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The Confessions of Max Tivoli by Andrew Sean…
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The Confessions of Max Tivoli (2004)

by Andrew Sean Greer

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1,355445,685 (3.69)60
Recently added byprivate library, fallaspen, vlcraven, bexliterature, ASmithey, SuzyK222
  1. 20
    The Curious Case of Benjamin Button by F. Scott Fitzgerald (crazybatcow)
    crazybatcow: This short story about Benjamin Button has the same premise as Max Tivoli but the movie rendition of this title, with Brad Pitt, far far outweighs the short story on which it was based.
  2. 00
    The Time Traveler's Wife by Audrey Niffenegger (suzanney)
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Showing 1-5 of 43 (next | show all)
I read this one just after reading Behind the Scenes at the Museum , which was interesting, because both stories begin just before the birth of the narrator. In this case, Max Tivoli. He’s born an old man of about 70, meaning he’s young on the inside, but looks old on the outside. As he ages internally, he grows younger externally. This is the story of his life. It’s well-written and interesting, tying in historical events (the 1906 San Francisco earthquake, for one) and capturing the world through the eyes of a man who isn’t seen for who he is by the world.

About a day-long read, a fun and occasionally thought-provoking distraction. ( )
  vlcraven | Oct 11, 2014 |
When I first started it, I was extremely doubtful. The premise sounded interesting, but the writing was so thick and wordy. Something about it just left me extremely bored. I didn't really care about Max and none of his problems got me interested.

I'm not sure where that changed. At some point it got super deep and fascinating and I found myself wishing I were reading it whenever I wasn't. The last half sped by. I finally got to the point where I didn't want to put it down. The wordy writing turned eloquent and beautiful, and my heart started to break a bit with every new problem Max had to go through.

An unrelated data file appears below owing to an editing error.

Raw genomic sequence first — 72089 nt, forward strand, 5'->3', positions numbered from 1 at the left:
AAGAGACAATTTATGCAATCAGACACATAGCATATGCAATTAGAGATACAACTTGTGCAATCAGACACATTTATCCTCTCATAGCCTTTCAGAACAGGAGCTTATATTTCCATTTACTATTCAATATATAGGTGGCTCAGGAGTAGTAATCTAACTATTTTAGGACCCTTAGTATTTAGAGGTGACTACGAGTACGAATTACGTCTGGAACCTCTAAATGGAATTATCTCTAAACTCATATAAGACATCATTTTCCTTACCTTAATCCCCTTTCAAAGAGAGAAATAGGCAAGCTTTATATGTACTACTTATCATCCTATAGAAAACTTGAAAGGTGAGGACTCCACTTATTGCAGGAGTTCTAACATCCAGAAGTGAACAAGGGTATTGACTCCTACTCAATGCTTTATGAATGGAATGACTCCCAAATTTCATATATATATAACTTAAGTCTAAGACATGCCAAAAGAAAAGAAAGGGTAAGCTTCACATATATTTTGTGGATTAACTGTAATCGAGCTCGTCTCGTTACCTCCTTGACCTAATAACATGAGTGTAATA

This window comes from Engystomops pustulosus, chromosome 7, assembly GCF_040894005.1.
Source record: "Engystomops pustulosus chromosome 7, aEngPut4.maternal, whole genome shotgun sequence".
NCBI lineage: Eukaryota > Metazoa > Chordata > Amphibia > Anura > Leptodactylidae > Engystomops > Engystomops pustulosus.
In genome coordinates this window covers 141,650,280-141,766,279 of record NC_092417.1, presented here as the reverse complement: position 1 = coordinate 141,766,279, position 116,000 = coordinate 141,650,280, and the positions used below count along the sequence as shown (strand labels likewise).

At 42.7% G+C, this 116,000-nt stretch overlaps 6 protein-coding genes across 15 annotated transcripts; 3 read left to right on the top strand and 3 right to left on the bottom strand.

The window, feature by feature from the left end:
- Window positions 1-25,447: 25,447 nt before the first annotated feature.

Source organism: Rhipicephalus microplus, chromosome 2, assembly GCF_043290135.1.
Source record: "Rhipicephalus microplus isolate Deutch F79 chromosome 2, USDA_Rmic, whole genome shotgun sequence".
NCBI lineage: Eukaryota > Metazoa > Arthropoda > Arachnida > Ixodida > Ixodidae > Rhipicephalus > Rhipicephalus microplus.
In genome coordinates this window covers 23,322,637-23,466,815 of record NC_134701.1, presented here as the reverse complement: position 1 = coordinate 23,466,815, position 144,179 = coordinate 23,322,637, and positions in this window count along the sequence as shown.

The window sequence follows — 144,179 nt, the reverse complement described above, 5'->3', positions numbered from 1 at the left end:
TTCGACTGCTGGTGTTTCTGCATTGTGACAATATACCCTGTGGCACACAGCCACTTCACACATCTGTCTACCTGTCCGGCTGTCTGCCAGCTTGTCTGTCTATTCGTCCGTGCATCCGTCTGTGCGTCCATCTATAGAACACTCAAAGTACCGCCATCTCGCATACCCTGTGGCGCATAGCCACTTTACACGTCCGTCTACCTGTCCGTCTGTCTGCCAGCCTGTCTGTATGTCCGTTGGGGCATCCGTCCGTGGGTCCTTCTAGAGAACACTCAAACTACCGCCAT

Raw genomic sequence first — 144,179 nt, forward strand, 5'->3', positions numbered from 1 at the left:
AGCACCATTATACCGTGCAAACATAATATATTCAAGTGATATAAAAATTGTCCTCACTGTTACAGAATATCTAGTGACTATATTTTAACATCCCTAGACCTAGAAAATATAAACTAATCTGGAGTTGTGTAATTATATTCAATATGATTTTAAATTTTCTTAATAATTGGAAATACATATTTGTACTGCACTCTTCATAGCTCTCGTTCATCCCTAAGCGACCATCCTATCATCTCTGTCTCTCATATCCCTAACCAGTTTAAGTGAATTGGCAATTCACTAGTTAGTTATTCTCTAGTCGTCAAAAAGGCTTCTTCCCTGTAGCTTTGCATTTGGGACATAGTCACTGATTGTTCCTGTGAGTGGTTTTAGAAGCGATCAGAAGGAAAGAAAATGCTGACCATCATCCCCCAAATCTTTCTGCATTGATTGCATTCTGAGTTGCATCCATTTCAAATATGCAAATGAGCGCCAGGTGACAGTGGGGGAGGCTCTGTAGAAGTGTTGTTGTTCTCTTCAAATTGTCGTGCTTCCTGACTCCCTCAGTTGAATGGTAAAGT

Sometimes he was stupid. Sometimes I couldn't believe the choices he made. But I don't think I ever hated him. It was all too tragic and perhaps beautiful.

In short, it's a very beautiful and powerful book. Yet, I'm still not sure if I liked it or not. ( )
  BrynDahlquis | Aug 19, 2014 |
I was under the impression the movie The Curious Case of Benjamin Button was based on this book. This is not the case. F. Scott Fitzgerald wrote a short story around 1921 with the same title. It amazes me the author has not been questioned about how similar the stories are. ( )
1 vote AspieNerdGirl | Aug 12, 2014 |
San Francisco, magical realism, 2014 ( )
  geogal | Mar 15, 2014 |
It's basically a less romantic, creepier version of Benjamin Button. It doesn't really seem to have anything new to add so if you've already seen the movie of that there's not much point to reading this book. ( )
  ptdilloway | Nov 21, 2013 |
Showing 1-5 of 43 (next | show all)
Max may be a monster, but he is a profoundly human one, a creature whose unusual disorder, far from making him a freak to be wondered at, simply magnifies his normal and recognizable emotions, sharpening their poignancy. The course of true love, after all, doesn't run smooth -- even for those of us whose biological clocks move forward. So Max turns out to be not so strange a beast after all. He's doomed to improvise his way through life, just like the rest of us, dodging heartbreak and disappointment at every step, forever baffled by the absurd, hopeless ordeal of loving another human being.
added by SimoneA | editNew York Times, Gary Krist (Feb 8, 2004)
 
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Epigraph
Love..., ever unsatisfied, lives always in the moment that is about to come.--Marcel Proust
Dedication
For Bill Clegg
First words
We are each the love of someone's life.
Quotations
We are each the love of someone’s life.